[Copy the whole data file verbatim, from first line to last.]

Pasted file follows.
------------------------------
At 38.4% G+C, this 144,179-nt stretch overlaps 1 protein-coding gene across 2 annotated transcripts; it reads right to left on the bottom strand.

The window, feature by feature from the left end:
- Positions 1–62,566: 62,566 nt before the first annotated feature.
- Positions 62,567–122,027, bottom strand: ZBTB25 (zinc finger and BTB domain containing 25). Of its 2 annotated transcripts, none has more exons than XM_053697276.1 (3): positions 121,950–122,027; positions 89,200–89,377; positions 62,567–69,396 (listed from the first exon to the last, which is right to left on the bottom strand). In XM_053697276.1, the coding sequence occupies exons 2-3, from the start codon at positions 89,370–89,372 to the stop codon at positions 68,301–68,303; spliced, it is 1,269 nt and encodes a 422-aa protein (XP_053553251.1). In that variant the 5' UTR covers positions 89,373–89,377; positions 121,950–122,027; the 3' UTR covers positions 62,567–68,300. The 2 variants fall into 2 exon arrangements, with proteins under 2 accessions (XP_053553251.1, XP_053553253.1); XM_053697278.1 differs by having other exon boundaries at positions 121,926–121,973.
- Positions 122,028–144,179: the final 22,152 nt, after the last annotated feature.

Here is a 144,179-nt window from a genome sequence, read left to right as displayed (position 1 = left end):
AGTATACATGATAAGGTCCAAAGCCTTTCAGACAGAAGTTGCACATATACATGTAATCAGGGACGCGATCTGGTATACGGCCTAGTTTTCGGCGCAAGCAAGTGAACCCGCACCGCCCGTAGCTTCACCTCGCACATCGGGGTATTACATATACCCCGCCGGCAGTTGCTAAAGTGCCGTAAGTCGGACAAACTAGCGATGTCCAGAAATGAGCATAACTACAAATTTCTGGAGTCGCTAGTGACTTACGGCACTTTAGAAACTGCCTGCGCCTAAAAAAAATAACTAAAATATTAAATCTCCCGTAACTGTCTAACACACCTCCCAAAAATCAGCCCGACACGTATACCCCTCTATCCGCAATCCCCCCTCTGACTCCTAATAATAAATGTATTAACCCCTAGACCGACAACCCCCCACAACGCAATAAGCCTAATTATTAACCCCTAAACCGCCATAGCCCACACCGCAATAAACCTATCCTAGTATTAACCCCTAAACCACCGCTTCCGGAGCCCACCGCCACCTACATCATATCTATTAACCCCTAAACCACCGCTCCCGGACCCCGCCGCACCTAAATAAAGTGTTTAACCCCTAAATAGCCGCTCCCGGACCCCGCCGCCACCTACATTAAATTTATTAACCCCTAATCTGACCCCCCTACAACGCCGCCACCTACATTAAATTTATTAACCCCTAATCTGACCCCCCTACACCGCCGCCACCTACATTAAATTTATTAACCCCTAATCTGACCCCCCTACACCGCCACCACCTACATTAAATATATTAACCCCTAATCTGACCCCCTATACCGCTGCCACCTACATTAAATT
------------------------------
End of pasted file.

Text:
At 38.4% G+C, this 144,179-nt stretch overlaps 1 protein-coding gene across 2 annotated transcripts; it reads right to left on the bottom strand.

The window, feature by feature from the left end:
- Positions 1–62,566: 62,566 nt before the first annotated feature.
- Positions 62,567–122,027, bottom strand: ZBTB25 (zinc finger and BTB domain containing 25). Of its 2 annotated transcripts, none has more exons than XM_053697276.1 (3): positions 121,950–122,027; positions 89,200–89,377; positions 62,567–69,396 (listed from the first exon to the last, which is right to left on the bottom strand). In XM_053697276.1, the coding sequence occupies exons 2-3, from the start codon at positions 89,370–89,372 to the stop codon at positions 68,301–68,303; spliced, it is 1,269 nt and encodes a 422-aa protein (XP_053553251.1). In that variant the 5' UTR covers positions 89,373–89,377; positions 121,950–122,027; the 3' UTR covers positions 62,567–68,300. The 2 variants fall into 2 exon arrangements, with proteins under 2 accessions (XP_053553251.1, XP_053553253.1); XM_053697278.1 differs by having other exon boundaries at positions 121,926–121,973.
- Positions 122,028–144,179: the final 22,152 nt, after the last annotated feature.

Here is a 144,179-nt window from a genome sequence, read left to right as displayed (position 1 = left end):
AGTATACATGATAAGGTCCAAAGCCTTTCAGACAGAAGTTGCACATATACATGTAATCAGGGACGCGATCTGGTATACGGCCTAGTTTTCGGCGCAAGCAAGTGAACCCGCACCGCCCGTAGCTTCACCTCGCACATCGGGGTATTACATATACCCCGCCGGCAGTTGCTAAAGTGCCGTAAGTCGGACAAACTAGCGATGTCCAGAAATGAGCATAACTACAAATTTCTGGAGTCGCTAGTGACTTACGGCACTTTAGAAACTGCCTGCGCCTAAAAAAAATAACTAAAATATTAAATCTCCCGTAACTGTCTAACACACCTCCCAAAAATCAGCCCGACACGTATACCCCTCTATCCGCAATCCCCCCTCTGACTCCTAATAATAAATGTATTAACCCCTAGACCGACAACCCCCCACAACGCAATAAGCCTAATTATTAACCCCTAAACCGCCATAGCCCACACCGCAATAAACCTATCCTAGTATTAACCCCTAAACCACCGCTTCCGGAGCCCACCGCCACCTACATCATATCTATTAACCCCTAAACCACCGCTCCCGGACCCCGCCGCACCTAAATAAAGTGTTTAACCCCTAAATAGCCGCTCCCGGACCCCGCCGCCACCTACATTAAATTTATTAACCCCTAATCTGACCCCCCTACAACGCCGCCACCTACATTAAATTTATTAACCCCTAATCTGACCCCCCTACACCGCCGCCACCTACATTAAATTTATTAACCCCTAATCTGACCCCCCTACACCGCCACCACCTACATTAAATATATTAACCCCTAATCTGACCCCCTATACCGCTGCCACCTACATTAAATT